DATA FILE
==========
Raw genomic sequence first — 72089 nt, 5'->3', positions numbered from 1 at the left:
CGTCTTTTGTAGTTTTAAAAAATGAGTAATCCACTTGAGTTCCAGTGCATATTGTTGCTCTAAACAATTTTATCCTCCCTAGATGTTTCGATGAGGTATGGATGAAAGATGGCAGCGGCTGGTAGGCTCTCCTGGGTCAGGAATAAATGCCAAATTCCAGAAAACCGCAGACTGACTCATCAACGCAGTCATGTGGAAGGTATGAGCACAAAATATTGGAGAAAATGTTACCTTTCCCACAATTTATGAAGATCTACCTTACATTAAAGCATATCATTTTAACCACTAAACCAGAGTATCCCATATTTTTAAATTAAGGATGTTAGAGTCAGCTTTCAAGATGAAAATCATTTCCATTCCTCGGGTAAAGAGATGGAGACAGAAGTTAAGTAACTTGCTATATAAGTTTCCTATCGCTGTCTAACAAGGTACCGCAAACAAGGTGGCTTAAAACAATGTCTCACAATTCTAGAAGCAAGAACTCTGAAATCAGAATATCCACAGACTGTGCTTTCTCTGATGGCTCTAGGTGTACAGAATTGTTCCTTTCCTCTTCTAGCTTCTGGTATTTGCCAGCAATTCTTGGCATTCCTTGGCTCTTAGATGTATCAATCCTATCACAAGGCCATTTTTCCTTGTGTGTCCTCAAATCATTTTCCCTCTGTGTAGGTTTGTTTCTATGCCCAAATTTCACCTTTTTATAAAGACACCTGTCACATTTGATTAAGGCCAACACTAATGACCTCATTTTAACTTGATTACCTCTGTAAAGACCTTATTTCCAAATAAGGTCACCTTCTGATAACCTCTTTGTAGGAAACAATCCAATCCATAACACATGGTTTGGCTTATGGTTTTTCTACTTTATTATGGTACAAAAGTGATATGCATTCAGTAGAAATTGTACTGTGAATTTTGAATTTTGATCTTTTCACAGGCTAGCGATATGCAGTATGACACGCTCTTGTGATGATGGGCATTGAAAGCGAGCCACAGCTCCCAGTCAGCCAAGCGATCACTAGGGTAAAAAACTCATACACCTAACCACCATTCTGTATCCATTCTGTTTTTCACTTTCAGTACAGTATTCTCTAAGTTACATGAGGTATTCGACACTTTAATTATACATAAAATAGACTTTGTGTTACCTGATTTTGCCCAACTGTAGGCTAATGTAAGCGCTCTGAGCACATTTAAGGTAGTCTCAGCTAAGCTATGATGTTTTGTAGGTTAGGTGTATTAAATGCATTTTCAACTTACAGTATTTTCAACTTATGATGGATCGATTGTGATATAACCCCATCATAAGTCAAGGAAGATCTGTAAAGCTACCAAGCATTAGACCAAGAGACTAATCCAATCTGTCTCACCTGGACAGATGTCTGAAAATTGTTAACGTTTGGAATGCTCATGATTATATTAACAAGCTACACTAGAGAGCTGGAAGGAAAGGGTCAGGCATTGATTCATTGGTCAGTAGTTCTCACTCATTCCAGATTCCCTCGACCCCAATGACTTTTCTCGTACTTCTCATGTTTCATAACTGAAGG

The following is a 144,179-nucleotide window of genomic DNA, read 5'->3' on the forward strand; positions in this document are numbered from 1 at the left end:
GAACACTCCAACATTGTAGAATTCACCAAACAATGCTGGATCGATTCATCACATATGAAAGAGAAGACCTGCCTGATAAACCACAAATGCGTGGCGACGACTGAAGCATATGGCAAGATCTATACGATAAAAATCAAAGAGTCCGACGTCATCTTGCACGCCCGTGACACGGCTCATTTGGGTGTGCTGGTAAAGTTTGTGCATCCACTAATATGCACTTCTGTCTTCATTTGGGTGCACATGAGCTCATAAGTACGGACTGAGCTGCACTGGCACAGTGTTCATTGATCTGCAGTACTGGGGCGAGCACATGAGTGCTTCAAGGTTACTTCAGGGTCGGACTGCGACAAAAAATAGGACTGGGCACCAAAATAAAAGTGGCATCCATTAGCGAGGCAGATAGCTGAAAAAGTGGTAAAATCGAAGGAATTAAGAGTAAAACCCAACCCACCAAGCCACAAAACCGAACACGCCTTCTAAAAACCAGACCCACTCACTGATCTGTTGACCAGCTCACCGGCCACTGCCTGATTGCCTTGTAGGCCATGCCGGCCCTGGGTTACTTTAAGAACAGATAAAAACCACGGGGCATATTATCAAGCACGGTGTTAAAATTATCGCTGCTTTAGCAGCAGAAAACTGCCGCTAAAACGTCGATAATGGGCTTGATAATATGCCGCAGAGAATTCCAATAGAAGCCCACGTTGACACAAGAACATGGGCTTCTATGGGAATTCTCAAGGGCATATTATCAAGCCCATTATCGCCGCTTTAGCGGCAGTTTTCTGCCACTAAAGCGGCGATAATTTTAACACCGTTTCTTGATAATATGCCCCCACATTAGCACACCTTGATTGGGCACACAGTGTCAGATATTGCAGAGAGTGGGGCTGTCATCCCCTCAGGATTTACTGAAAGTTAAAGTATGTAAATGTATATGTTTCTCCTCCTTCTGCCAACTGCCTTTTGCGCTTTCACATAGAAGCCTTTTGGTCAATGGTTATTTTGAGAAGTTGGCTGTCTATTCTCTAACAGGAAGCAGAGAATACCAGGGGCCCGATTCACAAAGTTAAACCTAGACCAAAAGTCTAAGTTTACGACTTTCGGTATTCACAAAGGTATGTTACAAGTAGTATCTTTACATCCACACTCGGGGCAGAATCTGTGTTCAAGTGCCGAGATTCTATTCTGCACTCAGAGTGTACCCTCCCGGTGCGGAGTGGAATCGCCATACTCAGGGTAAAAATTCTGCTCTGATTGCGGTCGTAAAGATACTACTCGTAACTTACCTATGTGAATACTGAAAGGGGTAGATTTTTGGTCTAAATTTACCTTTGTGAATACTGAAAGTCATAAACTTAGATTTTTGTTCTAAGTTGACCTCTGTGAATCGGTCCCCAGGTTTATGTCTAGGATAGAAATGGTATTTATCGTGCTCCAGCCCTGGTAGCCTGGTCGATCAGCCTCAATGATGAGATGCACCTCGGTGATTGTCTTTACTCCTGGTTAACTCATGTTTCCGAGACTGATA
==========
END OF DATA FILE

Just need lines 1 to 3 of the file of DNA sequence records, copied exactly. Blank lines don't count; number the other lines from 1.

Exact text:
Raw genomic sequence first — 72089 nt, 5'->3', positions numbered from 1 at the left:
CGTCTTTTGTAGTTTTAAAAAATGAGTAATCCACTTGAGTTCCAGTGCATATTGTTGCTCTAAACAATTTTATCCTCCCTAGATGTTTCGATGAGGTATGGATGAAAGATGGCAGCGGCTGGTAGGCTCTCCTGGGTCAGGAATAAATGCCAAATTCCAGAAAACCGCAGACTGACTCATCAACGCAGTCATGTGGAAGGTATGAGCACAAAATATTGGAGAAAATGTTACCTTTCCCACAATTTATGAAGATCTACCTTACATTAAAGCATATCATTTTAACCACTAAACCAGAGTATCCCATATTTTTAAATTAAGGATGTTAGAGTCAGCTTTCAAGATGAAAATCATTTCCATTCCTCGGGTAAAGAGATGGAGACAGAAGTTAAGTAACTTGCTATATAAGTTTCCTATCGCTGTCTAACAAGGTACCGCAAACAAGGTGGCTTAAAACAATGTCTCACAATTCTAGAAGCAAGAACTCTGAAATCAGAATATCCACAGACTGTGCTTTCTCTGATGGCTCTAGGTGTACAGAATTGTTCCTTTCCTCTTCTAGCTTCTGGTATTTGCCAGCAATTCTTGGCATTCCTTGGCTCTTAGATGTATCAATCCTATCACAAGGCCATTTTTCCTTGTGTGTCCTCAAATCATTTTCCCTCTGTGTAGGTTTGTTTCTATGCCCAAATTTCACCTTTTTATAAAGACACCTGTCACATTTGATTAAGGCCAACACTAATGACCTCATTTTAACTTGATTACCTCTGTAAAGACCTTATTTCCAAATAAGGTCACCTTCTGATAACCTCTTTGTAGGAAACAATCCAATCCATAACACATGGTTTGGCTTATGGTTTTTCTACTTTATTATGGTACAAAAGTGATATGCATTCAGTAGAAATTGTACTGTGAATTTTGAATTTTGATCTTTTCACAGGCTAGCGATATGCAGTATGACACGCTCTTGTGATGATGGGCATTGAAAGCGAGCCACAGCTCCCAGTCAGCCAAGCGATCACTAGGGTAAAAAACTCATACACCTAACCACCATTCTGTATCCATTCTGTTTTTCACTTTCAGTACAGTATTCTCTAAGTTACATGAGGTATTCGACACTTTAATTATACATAAAATAGACTTTGTGTTACCTGATTTTGCCCAACTGTAGGCTAATGTAAGCGCTCTGAGCACATTTAAGGTAGTCTCAGCTAAGCTATGATGTTTTGTAGGTTAGGTGTATTAAATGCATTTTCAACTTACAGTATTTTCAACTTATGATGGATCGATTGTGATATAACCCCATCATAAGTCAAGGAAGATCTGTAAAGCTACCAAGCATTAGACCAAGAGACTAATCCAATCTGTCTCACCTGGACAGATGTCTGAAAATTGTTAACGTTTGGAATGCTCATGATTATATTAACAAGCTACACTAGAGAGCTGGAAGGAAAGGGTCAGGCATTGATTCATTGGTCAGTAGTTCTCACTCATTCCAGATTCCCTCGACCCCAATGACTTTTCTCGTACTTCTCATGTTTCATAACTGAAGG

The following is a 144,179-nucleotide window of genomic DNA, read 5'->3' on the forward strand; positions in this document are numbered from 1 at the left end: